Africa’s population is also expected to double to 2.2 billion by 2050. Most of these new Africans will be astonishingly young at under 25, allowing an opportunity for American firms to begin to build brand loyalty and to use their comparative advantage in tapping emerging trends, such as those around technological adaptation.
This population bulge creates major import demand, especially in the emerging middle class. Technology—for example needs electricity to go with it. President Barack Obama’s 7-Gigawatt Power Africa plan is intended to meet this on a continent where 600 million have no grid power, and private firms have been lining up to join the initiative, which enjoys rare bipartisan congressional support.
“That represents a phenomenal opportunity for US companies that have poured billions into developing energy efficient technology and clean energy technology in recent years,” Elizabeth Littlefield, the president and chief executive of the Overseas Private Investment Corporation - the US government’s Development Finance Institution - said in a commentary.
Headed for $2.6 trillion GDP
The continent’s collective Gross Domestic Product (GDP) is expected to touch $2.6 trillion in the next six years, presenting a $1.4 trillion opportunity in consumer spending from a market of 1.5 billion people by 2020, according to UN data. The appeal for US companies has been evident over this.
African leaders see these kinds of possibilities as hugely desirable despite the frequent rhetoric of China as an alternative. In Washington the US Chamber of Commerce will honour Nigeria President Goodluck Jonathan at a banquet.
It will not be just public relations. McKinsey calculates that should Nigeria—Africa’s largest economy—reach its full potential, it would in 2030 have an annual GDP exceeding $1.6 trillion, making it one of the world’s top 20 economies. It also noted that despite the West African country’s much documented problems with security and governance, Nigeria has still clocked up 8.6% annual growth under civilian rule since 1999.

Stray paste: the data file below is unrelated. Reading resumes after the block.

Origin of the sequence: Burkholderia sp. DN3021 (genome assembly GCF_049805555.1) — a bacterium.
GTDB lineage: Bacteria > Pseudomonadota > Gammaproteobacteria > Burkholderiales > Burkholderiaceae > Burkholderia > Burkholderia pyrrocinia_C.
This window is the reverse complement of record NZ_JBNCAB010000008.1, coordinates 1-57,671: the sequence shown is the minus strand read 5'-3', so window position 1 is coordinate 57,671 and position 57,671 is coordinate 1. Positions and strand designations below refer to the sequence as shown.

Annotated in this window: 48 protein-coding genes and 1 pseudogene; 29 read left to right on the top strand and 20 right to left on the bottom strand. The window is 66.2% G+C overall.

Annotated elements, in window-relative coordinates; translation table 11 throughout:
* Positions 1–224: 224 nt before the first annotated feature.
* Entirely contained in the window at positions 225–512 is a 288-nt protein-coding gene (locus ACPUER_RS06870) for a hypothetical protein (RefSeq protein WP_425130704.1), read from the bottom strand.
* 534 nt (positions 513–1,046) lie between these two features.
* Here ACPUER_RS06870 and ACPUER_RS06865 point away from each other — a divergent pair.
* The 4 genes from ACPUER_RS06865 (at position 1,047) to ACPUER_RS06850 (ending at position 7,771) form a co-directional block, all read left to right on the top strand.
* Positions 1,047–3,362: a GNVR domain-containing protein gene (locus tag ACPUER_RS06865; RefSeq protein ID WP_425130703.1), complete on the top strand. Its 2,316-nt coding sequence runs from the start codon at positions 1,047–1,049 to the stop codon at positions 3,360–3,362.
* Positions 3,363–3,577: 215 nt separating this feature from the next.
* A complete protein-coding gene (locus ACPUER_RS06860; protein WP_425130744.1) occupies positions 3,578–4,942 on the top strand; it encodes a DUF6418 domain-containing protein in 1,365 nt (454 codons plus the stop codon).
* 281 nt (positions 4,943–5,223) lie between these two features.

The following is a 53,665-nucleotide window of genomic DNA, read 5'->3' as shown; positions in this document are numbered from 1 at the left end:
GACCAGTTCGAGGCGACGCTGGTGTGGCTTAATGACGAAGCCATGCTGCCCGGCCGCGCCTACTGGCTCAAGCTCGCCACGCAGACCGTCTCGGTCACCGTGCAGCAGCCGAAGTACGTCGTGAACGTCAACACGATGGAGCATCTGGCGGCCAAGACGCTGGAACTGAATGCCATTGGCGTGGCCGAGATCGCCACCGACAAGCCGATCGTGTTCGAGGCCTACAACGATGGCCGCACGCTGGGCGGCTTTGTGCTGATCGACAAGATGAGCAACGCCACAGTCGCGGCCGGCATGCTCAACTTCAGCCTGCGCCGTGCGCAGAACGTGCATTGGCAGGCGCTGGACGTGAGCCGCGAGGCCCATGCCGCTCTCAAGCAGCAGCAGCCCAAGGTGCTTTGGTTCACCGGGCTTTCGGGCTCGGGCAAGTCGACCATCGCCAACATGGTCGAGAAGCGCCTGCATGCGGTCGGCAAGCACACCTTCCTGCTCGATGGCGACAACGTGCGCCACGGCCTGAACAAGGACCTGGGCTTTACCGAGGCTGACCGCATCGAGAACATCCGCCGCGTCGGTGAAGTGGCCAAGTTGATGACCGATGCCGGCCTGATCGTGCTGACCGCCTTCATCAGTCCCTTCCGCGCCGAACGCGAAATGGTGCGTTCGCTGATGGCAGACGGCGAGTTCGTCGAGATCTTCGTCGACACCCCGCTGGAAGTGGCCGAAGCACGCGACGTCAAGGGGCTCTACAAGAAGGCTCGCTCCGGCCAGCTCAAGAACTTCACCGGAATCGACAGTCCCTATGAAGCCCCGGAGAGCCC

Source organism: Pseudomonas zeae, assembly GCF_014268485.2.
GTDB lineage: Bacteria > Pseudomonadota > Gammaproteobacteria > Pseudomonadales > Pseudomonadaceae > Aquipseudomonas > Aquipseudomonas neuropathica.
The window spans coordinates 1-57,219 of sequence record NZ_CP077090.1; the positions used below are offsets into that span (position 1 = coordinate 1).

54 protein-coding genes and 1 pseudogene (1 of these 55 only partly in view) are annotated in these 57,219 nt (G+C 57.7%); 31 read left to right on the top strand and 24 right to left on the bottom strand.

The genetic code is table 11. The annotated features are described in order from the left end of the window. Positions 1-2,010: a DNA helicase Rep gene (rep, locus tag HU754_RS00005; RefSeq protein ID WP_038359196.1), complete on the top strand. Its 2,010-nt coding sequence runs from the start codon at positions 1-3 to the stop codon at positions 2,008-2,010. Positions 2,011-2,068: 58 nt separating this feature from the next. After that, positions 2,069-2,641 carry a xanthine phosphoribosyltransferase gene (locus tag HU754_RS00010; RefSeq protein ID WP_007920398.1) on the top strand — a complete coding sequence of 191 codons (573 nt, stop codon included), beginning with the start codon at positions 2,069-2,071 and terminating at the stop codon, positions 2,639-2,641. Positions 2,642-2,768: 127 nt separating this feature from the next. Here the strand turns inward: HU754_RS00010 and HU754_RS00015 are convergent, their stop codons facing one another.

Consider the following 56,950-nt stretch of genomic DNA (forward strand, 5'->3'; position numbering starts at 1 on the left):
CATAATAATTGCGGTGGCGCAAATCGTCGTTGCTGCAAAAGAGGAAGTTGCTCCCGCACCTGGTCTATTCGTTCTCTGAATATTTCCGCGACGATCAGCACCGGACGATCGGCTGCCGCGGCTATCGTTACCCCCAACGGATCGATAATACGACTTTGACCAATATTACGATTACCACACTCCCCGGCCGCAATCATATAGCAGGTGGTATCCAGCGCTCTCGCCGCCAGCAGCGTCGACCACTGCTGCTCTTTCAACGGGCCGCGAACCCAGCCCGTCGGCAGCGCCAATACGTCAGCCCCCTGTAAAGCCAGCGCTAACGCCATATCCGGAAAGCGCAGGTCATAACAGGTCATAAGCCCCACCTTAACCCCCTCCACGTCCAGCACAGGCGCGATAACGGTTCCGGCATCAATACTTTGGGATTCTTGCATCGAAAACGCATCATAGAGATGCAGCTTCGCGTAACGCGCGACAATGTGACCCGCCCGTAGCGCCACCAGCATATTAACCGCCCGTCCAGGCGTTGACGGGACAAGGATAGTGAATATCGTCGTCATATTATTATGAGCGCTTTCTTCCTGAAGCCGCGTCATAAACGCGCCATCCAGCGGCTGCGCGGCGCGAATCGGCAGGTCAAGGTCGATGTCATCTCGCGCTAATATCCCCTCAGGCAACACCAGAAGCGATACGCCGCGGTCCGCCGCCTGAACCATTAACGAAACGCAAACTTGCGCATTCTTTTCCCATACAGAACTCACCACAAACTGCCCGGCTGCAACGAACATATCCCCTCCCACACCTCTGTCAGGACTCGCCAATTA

These are the kind of numbers that appeal to the capitalist investor, and Africa knows it. It also helps that Afro-American relations are not tinged with colonialism, bribery or the “resource grab” headlines that China increasingly has to contend with.
Obama has been at pains to play up this American advantage.
“...My advice to African leaders is to make sure that if, in fact, China is putting in roads and bridges, number one, that they’re hiring African workers; number two, that the roads don’t just lead from the mine, to the port, to Shanghai,” Obama, who is setting out his African legacy, told The Economist in a recent interview.
The US has taken a middle line on this “new scramble” narrative—the “more the merrier” to the activities of China and other powers on the African content. It is a view that is striking the right chords on the continent.
South Africa will for example be pushing for an extension of the African Growth and Opportunity Act (AGOA), Bill Clinton’s signature Africa law, that is up for renewal or otherwise next year. In terms of helping individual Africans this law leaders feel it has had more impact than China’s mega infrastructure projects, even in Beijing would protest.
After Gaza, no US rights lectures
African leaders have also wished America would play a bigger role in security stabilisation on the continent —ironical given past sentiment about outside intervention—but Washington has remained reticent over this since its 1993 Somalia disaster, and has preferred to offer intelligence and training, while urging to be more insular in looking for lasting solutions to its challenges.
This time too, Africans leaders will probably not be irritated by lecturers on their human rights records. As Zimbabwe President Robert Mugabe said recently, America’s tacit support for Israel as it bombs schools and hospitals and kills children and women in its current war with Hamas in Gaza, shows a troubling double standard given that Washington helped overthrow Libya strongman Muammar Gaddafi, whose sins Mugabe sees as being far less than Israel’s in Gaza.
Internally, then – for both good and bad reasons – Africa’s big men go to into the Summit with a better hand than at any time in the past.